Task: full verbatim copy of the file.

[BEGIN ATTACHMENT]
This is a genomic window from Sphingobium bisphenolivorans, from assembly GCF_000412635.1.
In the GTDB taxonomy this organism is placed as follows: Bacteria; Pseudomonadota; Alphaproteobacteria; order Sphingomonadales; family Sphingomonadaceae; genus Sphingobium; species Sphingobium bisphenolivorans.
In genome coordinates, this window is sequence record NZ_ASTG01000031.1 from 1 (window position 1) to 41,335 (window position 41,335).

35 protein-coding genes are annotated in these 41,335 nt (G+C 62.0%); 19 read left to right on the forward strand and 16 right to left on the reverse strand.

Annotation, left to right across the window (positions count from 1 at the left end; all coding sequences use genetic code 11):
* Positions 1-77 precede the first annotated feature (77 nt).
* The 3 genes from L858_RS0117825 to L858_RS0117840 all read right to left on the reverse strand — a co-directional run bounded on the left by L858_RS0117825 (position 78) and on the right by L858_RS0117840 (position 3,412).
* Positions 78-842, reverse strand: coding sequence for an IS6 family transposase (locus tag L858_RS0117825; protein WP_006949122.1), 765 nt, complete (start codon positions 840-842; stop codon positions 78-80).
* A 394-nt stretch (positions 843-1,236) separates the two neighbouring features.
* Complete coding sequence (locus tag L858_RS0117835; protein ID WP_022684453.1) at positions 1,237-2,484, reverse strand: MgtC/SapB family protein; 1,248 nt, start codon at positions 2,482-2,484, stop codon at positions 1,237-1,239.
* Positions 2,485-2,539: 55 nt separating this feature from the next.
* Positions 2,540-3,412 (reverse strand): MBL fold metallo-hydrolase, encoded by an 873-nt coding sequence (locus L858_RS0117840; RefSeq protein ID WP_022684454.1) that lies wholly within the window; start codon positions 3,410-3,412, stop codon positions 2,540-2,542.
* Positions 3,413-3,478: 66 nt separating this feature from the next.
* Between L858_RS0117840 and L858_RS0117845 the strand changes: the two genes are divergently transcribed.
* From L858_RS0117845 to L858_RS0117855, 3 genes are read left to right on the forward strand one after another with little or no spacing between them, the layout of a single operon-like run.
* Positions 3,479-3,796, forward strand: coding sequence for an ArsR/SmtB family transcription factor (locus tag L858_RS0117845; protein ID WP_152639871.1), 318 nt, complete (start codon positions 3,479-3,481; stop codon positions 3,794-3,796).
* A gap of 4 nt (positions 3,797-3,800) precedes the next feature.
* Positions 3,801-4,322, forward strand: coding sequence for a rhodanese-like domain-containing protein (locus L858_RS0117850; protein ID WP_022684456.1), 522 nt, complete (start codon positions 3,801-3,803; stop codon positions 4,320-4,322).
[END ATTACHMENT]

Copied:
This is a genomic window from Sphingobium bisphenolivorans, from assembly GCF_000412635.1.
In the GTDB taxonomy this organism is placed as follows: Bacteria; Pseudomonadota; Alphaproteobacteria; order Sphingomonadales; family Sphingomonadaceae; genus Sphingobium; species Sphingobium bisphenolivorans.
In genome coordinates, this window is sequence record NZ_ASTG01000031.1 from 1 (window position 1) to 41,335 (window position 41,335).

35 protein-coding genes are annotated in these 41,335 nt (G+C 62.0%); 19 read left to right on the forward strand and 16 right to left on the reverse strand.

Annotation, left to right across the window (positions count from 1 at the left end; all coding sequences use genetic code 11):
* Positions 1-77 precede the first annotated feature (77 nt).
* The 3 genes from L858_RS0117825 to L858_RS0117840 all read right to left on the reverse strand — a co-directional run bounded on the left by L858_RS0117825 (position 78) and on the right by L858_RS0117840 (position 3,412).
* Positions 78-842, reverse strand: coding sequence for an IS6 family transposase (locus tag L858_RS0117825; protein WP_006949122.1), 765 nt, complete (start codon positions 840-842; stop codon positions 78-80).
* A 394-nt stretch (positions 843-1,236) separates the two neighbouring features.
* Complete coding sequence (locus tag L858_RS0117835; protein ID WP_022684453.1) at positions 1,237-2,484, reverse strand: MgtC/SapB family protein; 1,248 nt, start codon at positions 2,482-2,484, stop codon at positions 1,237-1,239.
* Positions 2,485-2,539: 55 nt separating this feature from the next.
* Positions 2,540-3,412 (reverse strand): MBL fold metallo-hydrolase, encoded by an 873-nt coding sequence (locus L858_RS0117840; RefSeq protein ID WP_022684454.1) that lies wholly within the window; start codon positions 3,410-3,412, stop codon positions 2,540-2,542.
* Positions 3,413-3,478: 66 nt separating this feature from the next.
* Between L858_RS0117840 and L858_RS0117845 the strand changes: the two genes are divergently transcribed.
* From L858_RS0117845 to L858_RS0117855, 3 genes are read left to right on the forward strand one after another with little or no spacing between them, the layout of a single operon-like run.
* Positions 3,479-3,796, forward strand: coding sequence for an ArsR/SmtB family transcription factor (locus tag L858_RS0117845; protein ID WP_152639871.1), 318 nt, complete (start codon positions 3,479-3,481; stop codon positions 3,794-3,796).
* A gap of 4 nt (positions 3,797-3,800) precedes the next feature.
* Positions 3,801-4,322, forward strand: coding sequence for a rhodanese-like domain-containing protein (locus L858_RS0117850; protein ID WP_022684456.1), 522 nt, complete (start codon positions 3,801-3,803; stop codon positions 4,320-4,322).